-amino acids, di and tripeptides- taken up by enterocytes
-more digestion= amino acids
-route: amino acids travel in the blood (portal) route
-what is the route? : small intestine, to liver, to the heart

“ase” designates that….
its an enzyme

enzymes that break down proteins (dipeptides, tripeptides, amino acids)

after transportation, list and discuss the 5 ways the body cells metabolize amino acids! What is the other major source of amino acids in addition to diet?
1.protein synthesis- from dietary and endogenous sources

  1. making nonessential a.a.
  2. energy production
  3. glucose production (critical)
  4. conversion to body fat

other: Biosynthesis or (synthetic) : Naturally synthesized by the body (Non-esential amino acids

3 major sites of body protein
40% in skeletal muscle***
30% skin and blood
25% body organs
*** decreases mean a loss of functional tissue

-the removal of an amino group (NH2) from an amino acid in order to convert amino acids to fat, glucose, or energy

where does deamination occur? Describe the process
-in the liver the amino group is removed via deamination
-NH2 converted into urea (a less toxic substance) in the liver and is then released into the blood
-the kidneys filter urea out of the blood, and urea is excreted in the urine.

what is the purpose of deamination? Why do we deamination some amino acids?
-so then when we can metabolize the glucose that we made from deamination to form ATP

-proteins making up the basic structure of tissues such as bones, teeth, skin
-example: hydroxyapatite in bones, collagen in skin, teeth, ligaments, and tendons, keratin in hair and fingernails

-increases rate of chemical reaction without being consumed in the process
-anabolic and catabolic
-example: lingual lipase digests lipids in mouth, pancreatic amylase digests carbohydrates in intestine, pepsin digests proteins in intestine

-proteins found in muscles, ligaments, and tendons
-example: actin and myosin in muscle

-proteins involved in the movement of substances across cell membranes and within the circulatory system
-example: glucose and sodium transporters in cell membranes, lipoproteins and hormone transport proteins in blood

-protein hormones and cell-signaling proteins
-example: insulin and glucagon regulate blood glucose, CCK regulates digestion in the small intestine, cell-signaling proteins initiate protein synthesis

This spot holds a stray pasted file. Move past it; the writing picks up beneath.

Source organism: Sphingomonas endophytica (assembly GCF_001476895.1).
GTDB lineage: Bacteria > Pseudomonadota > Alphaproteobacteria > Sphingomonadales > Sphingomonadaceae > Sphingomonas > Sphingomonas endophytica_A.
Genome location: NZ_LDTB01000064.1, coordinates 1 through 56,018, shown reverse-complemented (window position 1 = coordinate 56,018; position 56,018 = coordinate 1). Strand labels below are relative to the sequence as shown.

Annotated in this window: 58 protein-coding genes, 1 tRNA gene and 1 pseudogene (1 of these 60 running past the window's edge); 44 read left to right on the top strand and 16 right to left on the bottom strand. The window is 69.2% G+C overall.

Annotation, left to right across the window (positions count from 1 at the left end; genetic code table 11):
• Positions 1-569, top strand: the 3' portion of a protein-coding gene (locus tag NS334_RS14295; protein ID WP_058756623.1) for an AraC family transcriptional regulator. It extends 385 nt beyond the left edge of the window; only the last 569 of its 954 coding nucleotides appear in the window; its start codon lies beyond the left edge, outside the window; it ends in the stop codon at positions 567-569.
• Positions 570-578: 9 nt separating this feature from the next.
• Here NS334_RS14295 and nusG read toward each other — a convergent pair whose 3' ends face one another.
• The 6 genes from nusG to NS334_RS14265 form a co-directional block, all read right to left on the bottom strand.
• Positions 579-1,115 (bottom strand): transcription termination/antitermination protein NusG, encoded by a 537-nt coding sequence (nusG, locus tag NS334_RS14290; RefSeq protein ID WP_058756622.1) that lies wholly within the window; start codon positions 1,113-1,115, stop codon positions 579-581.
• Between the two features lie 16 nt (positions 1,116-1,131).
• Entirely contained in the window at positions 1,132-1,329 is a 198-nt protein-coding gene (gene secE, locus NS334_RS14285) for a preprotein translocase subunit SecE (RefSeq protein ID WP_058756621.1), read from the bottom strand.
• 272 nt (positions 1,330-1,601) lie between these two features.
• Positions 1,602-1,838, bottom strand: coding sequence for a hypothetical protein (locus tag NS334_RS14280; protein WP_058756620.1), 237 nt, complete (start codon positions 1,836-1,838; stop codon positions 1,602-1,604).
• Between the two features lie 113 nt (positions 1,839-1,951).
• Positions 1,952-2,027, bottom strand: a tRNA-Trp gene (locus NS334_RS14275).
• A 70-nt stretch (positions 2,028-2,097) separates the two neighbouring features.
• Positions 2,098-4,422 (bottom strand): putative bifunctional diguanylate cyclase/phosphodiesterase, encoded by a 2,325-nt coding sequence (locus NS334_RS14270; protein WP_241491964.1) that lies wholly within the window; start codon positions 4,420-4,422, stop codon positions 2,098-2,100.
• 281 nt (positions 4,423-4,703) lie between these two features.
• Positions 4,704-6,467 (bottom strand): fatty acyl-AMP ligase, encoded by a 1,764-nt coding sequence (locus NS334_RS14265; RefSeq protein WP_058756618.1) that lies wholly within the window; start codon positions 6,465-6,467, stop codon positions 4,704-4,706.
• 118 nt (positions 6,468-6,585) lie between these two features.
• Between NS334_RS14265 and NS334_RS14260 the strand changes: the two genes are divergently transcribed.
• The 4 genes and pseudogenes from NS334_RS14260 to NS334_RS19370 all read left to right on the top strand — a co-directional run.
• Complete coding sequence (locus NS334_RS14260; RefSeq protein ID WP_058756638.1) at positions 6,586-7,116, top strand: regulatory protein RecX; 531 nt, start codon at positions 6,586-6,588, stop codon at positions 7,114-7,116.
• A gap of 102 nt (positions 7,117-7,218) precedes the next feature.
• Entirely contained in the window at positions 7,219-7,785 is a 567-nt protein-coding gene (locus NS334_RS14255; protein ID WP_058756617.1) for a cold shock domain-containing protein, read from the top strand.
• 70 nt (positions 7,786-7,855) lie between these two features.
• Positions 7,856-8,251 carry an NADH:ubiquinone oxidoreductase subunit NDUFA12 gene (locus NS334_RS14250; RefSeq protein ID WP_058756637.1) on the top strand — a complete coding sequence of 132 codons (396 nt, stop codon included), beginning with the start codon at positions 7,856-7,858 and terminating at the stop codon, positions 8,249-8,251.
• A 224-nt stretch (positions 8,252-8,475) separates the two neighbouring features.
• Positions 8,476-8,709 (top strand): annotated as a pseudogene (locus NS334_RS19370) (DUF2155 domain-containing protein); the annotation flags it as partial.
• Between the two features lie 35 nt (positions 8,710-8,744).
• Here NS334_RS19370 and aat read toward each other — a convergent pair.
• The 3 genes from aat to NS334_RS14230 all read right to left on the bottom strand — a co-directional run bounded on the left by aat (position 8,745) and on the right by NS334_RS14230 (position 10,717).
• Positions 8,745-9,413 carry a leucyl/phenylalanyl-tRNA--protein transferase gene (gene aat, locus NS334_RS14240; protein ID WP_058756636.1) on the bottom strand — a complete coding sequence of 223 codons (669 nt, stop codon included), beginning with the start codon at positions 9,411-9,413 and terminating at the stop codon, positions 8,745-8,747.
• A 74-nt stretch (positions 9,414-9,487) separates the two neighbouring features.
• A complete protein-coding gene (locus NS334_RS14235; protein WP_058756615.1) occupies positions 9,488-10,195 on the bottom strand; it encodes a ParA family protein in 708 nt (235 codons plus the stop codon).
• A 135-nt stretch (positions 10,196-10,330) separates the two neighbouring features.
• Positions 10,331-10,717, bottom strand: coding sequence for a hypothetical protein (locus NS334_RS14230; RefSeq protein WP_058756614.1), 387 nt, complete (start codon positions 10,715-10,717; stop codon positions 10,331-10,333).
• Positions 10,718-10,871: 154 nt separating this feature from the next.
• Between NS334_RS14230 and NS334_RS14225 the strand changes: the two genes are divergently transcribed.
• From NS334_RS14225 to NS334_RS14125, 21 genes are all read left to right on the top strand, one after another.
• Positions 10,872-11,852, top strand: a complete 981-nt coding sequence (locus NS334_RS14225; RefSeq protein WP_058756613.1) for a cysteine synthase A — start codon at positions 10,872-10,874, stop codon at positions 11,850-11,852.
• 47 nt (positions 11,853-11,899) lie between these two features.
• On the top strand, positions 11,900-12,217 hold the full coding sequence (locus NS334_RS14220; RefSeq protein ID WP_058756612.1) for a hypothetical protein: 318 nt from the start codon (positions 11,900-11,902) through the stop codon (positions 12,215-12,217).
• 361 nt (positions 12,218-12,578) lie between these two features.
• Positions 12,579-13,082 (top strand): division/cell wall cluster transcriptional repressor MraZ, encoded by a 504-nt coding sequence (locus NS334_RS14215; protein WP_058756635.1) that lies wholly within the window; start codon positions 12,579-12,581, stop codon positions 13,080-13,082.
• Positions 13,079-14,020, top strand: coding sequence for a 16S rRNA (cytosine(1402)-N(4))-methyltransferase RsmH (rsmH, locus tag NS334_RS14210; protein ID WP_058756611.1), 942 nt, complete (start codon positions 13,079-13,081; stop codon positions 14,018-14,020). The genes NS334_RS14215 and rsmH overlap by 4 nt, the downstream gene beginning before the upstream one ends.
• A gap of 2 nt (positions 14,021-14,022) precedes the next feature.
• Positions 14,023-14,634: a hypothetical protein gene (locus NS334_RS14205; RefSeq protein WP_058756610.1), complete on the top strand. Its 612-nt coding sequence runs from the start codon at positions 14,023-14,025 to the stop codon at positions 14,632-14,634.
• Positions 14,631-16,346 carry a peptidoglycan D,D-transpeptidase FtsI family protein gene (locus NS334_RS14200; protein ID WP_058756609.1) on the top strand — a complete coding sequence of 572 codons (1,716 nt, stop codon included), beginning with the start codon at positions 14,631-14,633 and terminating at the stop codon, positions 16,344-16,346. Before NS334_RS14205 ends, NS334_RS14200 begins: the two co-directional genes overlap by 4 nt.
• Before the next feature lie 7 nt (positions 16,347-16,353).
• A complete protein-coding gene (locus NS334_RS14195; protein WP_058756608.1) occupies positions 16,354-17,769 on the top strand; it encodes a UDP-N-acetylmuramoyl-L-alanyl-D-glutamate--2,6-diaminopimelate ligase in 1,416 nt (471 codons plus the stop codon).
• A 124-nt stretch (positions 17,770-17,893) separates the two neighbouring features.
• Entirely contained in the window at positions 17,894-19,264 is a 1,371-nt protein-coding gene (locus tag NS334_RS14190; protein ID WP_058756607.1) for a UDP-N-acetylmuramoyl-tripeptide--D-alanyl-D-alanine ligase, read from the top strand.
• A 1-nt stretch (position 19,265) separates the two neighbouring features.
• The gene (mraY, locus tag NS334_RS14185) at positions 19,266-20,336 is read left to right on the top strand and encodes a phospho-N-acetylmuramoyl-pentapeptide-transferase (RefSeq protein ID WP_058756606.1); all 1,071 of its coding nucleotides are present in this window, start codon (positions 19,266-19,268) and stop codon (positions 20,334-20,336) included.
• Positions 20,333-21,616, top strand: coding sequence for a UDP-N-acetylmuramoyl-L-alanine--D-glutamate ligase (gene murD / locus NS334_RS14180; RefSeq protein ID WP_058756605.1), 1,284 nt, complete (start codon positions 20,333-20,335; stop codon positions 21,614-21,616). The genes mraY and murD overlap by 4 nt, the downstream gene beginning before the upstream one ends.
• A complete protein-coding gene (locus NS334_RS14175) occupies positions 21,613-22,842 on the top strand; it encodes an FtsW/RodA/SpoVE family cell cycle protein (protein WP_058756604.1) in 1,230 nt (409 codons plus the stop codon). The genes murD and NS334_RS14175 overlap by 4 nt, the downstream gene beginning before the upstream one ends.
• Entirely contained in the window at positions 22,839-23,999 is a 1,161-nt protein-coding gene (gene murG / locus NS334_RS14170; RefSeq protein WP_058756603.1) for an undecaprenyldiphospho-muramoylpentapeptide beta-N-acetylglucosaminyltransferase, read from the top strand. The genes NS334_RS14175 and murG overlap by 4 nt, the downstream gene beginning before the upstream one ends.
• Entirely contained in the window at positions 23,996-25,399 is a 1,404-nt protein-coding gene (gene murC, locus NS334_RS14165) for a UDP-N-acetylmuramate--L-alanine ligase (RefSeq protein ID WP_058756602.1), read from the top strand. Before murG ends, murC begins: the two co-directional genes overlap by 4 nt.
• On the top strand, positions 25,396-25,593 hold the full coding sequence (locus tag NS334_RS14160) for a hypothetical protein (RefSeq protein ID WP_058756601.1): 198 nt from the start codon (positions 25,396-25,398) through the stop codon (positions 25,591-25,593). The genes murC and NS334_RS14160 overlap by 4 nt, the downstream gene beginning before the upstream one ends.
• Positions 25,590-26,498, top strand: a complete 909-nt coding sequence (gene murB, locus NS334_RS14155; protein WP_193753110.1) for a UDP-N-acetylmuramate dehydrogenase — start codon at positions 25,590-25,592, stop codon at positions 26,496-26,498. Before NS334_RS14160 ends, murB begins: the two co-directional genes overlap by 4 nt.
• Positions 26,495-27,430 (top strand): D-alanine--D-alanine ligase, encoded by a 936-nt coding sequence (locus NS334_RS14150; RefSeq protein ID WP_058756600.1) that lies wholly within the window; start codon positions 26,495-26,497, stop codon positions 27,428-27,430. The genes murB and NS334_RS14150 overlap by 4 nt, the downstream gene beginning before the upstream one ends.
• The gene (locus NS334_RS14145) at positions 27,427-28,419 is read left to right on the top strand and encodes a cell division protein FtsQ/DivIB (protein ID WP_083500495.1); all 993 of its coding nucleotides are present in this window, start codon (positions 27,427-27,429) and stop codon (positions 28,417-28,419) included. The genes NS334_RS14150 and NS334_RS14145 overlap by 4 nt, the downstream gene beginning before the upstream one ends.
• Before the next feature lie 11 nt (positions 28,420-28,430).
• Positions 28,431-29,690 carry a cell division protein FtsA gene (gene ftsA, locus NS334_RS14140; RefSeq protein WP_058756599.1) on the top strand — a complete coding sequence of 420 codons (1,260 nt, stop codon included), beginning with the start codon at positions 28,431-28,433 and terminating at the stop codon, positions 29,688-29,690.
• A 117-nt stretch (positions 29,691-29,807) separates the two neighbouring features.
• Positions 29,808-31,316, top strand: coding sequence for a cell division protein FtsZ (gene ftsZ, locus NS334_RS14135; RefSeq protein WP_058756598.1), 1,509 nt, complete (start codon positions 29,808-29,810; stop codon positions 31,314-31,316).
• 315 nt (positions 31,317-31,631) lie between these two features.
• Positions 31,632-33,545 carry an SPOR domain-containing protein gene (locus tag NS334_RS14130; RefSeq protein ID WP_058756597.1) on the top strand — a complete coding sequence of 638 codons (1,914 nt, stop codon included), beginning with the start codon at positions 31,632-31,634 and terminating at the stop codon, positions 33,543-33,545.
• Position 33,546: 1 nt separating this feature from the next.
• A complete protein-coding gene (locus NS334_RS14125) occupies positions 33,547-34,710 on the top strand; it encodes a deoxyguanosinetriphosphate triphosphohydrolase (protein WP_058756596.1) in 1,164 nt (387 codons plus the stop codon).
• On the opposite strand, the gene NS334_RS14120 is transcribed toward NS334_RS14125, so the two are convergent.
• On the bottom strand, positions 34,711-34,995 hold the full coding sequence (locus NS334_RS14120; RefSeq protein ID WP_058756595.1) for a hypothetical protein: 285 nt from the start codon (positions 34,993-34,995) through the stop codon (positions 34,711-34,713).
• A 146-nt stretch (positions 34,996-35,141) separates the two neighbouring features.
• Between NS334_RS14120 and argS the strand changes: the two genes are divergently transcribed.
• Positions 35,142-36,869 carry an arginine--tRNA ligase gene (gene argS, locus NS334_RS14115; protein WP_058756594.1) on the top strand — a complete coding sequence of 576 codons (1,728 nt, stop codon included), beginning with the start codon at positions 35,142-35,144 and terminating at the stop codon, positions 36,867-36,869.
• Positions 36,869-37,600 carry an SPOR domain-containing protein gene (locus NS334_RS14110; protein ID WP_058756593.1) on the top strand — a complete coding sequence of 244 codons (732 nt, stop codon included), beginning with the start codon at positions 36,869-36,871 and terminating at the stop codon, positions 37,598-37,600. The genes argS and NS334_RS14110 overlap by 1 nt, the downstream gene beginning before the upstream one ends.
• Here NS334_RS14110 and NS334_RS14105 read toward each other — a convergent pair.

-skin proteins and immune proteins
-example: collagen in skin, fibrinogen helps blood clot, antibodies fight off infection

MAJOR FUNCTION OF PROTEIN: Regulation of fluid balance
-proteins that- via the process of osmosis- regulate the distribution of fluid in the body’s various compartments
-example: albumin is a major regulator of fluid balance in circulatory system

-proteins that readily take up and release hydrogen ions (H+) to maintain pH of the body
-example: hemoglobin is an important regulator of blood pH

edema and proteins role in it
-the buildup of fluid in the interstitial spaces
-severe protein deficiency can impair albumin synthesis, resulting in low levels of this important protein in the blood and, in turn, accumulation of fluid in the interstitial space (long description of edema)
-can be seen in swelling in the hands, feet, and abdominal cavity in severely malnourished individuals

protein functions (in-class notes)
-building: cells, muscle, connective tissue, bones, ect.
-as enzymes: catalyze reactions-anabolic and catabolic
-as hormones: messenger molecules (insulin)
-energy source: 4 kcal/g
-glucose formation: critical function
-fluid balance: proteins attract water, help keep it where it is suppose to be (ex. blood proteins, albumins & globulins)
-acid/base balance: protein acts as a buffer (-acid solution has many (free) H+ ions and pH range is 1-14)

complete protein foods
-contain all essential amino acids
-mean, poultry, fish, eggs, dairy

incomplete protein foods
-nuts, seeds, legumes, grains, vegetables
-complementary proteins

what is the major food source of protein in the american diet?

protein needs for those over 30?
25g-30g…………… 3X a day?

RDA for protein equation
-Weight in lbs (divided by) 2.2= Weight in kilograms X 0.8 grams= grams of protein daily